Nucleotide-binding oligomerization domain-like receptors: intracellular pattern recognition molecules for pathogen detection and host defense.

Department of Pathology and Comprehensive Cancer Center, University of Michigan Medical School, Ann Arbor, MI 48109, USA.
The Journal of Immunology (Impact Factor: 5.36). 10/2006; 177(6):3507-13. DOI: 10.4049/jimmunol.177.6.3507
Source: PubMed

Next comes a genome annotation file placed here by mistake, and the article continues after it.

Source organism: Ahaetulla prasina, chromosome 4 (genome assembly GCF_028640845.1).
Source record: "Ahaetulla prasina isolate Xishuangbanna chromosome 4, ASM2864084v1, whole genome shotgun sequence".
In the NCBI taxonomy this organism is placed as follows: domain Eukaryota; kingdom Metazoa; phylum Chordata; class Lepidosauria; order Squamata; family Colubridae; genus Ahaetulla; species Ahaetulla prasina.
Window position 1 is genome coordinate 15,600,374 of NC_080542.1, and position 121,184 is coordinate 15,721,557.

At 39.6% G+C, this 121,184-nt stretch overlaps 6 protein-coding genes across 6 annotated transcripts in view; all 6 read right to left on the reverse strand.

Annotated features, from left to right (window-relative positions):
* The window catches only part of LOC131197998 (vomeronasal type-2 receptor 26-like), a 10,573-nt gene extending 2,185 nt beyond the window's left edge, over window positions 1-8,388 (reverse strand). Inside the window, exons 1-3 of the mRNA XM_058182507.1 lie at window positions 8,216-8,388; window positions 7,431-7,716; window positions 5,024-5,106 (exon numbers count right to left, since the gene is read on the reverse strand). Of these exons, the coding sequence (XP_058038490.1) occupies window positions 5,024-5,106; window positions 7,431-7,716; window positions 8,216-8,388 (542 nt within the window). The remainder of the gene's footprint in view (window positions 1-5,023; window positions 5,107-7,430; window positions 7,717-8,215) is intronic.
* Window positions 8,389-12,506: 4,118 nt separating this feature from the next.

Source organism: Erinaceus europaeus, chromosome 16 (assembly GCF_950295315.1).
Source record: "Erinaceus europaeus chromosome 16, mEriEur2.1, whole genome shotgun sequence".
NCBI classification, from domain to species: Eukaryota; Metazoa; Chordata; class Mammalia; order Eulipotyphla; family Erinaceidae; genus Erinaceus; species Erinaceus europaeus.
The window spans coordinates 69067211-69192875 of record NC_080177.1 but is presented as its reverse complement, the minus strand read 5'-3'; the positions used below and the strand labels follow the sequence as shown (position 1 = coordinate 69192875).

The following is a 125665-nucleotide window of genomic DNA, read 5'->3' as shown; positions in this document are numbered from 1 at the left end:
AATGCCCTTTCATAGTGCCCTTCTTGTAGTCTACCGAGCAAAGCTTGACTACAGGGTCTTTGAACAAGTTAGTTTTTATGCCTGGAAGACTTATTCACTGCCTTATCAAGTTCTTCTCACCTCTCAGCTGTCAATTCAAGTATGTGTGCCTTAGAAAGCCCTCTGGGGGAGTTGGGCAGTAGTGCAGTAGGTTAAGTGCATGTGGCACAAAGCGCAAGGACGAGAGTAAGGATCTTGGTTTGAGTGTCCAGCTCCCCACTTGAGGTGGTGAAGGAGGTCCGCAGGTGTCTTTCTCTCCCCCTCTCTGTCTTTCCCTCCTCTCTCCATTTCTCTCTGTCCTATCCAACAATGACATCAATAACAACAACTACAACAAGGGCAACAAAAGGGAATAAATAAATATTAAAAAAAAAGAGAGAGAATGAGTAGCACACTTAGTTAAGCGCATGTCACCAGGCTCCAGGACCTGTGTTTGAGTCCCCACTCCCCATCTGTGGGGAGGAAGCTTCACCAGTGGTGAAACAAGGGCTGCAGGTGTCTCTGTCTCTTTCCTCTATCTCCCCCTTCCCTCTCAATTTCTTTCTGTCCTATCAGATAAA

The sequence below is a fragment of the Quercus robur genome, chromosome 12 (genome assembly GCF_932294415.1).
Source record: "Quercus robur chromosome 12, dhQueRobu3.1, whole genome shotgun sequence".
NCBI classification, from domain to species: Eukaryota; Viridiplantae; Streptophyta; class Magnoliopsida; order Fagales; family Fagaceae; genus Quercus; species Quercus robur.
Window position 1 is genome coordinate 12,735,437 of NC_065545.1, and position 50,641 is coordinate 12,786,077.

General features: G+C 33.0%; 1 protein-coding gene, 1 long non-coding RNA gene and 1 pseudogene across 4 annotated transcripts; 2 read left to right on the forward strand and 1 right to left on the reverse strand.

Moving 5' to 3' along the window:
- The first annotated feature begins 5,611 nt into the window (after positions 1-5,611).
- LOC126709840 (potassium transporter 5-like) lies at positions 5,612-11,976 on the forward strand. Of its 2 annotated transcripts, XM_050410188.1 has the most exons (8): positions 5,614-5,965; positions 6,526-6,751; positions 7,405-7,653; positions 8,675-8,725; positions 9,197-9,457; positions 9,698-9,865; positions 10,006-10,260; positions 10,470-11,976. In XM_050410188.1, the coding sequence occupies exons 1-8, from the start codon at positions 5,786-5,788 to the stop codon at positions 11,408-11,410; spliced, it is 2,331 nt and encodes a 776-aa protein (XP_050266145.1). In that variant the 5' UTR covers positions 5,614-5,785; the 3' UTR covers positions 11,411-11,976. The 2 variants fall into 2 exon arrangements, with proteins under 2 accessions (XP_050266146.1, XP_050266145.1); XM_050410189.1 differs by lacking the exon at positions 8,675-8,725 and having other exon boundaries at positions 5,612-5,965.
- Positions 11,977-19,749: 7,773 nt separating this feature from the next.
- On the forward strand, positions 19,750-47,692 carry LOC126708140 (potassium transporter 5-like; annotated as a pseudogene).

ABSTRACT The nucleotide binding oligomerization domain-like receptor (NLR) family of pattern recognition molecules is involved in a diverse array of processes required for host immune responses against invading pathogens. Unlike TLRs that mediate extracellular recognition of microbes, several NLRs sense pathogens in the cytosol and upon activation induce host defense signaling pathways. Although TLRs and NLRs differ in their mode of pathogen recognition and function, they share similar domains for microbial sensing and cooperate to elicit immune responses against the pathogen. Genetic variation in several NLR genes is associated with the development of inflammatory disorders or increased susceptibility to microbial infection. Further understanding of NLRs should provide critical insight into the mechanisms of host defense and the pathogenesis of inflammatory diseases.

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